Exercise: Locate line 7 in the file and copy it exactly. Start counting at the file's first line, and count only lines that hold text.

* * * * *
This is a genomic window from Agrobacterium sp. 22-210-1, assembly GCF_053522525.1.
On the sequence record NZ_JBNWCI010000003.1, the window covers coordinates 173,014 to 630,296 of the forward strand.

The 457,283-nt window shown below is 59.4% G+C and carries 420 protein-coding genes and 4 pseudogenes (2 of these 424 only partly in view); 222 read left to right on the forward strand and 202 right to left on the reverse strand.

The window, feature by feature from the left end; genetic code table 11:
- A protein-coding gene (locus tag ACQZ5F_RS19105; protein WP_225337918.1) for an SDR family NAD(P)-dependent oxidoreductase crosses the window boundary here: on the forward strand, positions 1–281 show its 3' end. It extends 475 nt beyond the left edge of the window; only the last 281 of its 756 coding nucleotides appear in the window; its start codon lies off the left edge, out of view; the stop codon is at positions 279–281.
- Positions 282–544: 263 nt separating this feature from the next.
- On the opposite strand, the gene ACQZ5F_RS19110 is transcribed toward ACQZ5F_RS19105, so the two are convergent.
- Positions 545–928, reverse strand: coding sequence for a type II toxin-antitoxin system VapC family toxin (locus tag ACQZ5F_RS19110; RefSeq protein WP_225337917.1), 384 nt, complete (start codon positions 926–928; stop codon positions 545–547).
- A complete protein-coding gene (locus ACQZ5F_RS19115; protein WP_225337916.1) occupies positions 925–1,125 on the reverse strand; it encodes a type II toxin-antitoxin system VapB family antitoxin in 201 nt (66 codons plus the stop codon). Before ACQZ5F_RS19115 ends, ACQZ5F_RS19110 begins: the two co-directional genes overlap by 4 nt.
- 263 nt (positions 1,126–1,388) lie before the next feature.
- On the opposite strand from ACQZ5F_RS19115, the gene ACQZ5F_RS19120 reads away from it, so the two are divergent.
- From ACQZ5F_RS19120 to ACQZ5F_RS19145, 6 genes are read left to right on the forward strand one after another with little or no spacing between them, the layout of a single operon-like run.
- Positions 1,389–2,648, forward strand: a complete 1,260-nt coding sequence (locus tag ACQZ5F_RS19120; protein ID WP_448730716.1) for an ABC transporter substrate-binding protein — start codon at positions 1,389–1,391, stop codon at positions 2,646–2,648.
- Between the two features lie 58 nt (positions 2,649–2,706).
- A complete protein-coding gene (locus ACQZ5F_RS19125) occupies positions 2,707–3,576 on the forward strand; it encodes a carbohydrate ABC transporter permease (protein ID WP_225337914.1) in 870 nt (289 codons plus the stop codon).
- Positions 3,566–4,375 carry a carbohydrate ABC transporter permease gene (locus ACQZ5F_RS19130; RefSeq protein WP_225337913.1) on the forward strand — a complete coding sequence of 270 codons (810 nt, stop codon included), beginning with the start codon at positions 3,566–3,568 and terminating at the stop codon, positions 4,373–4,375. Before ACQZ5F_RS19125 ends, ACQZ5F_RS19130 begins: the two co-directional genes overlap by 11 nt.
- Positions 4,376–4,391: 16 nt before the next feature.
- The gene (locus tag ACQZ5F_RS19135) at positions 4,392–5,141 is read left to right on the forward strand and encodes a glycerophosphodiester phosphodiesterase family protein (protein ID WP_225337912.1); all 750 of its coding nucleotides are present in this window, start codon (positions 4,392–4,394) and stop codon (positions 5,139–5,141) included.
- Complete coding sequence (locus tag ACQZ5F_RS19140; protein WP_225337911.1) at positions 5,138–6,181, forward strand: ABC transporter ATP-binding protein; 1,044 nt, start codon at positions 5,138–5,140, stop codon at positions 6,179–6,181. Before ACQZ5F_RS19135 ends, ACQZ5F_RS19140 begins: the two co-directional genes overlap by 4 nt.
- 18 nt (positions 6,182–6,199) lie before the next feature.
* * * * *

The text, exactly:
- On the opposite strand, the gene ACQZ5F_RS19110 is transcribed toward ACQZ5F_RS19105, so the two are convergent.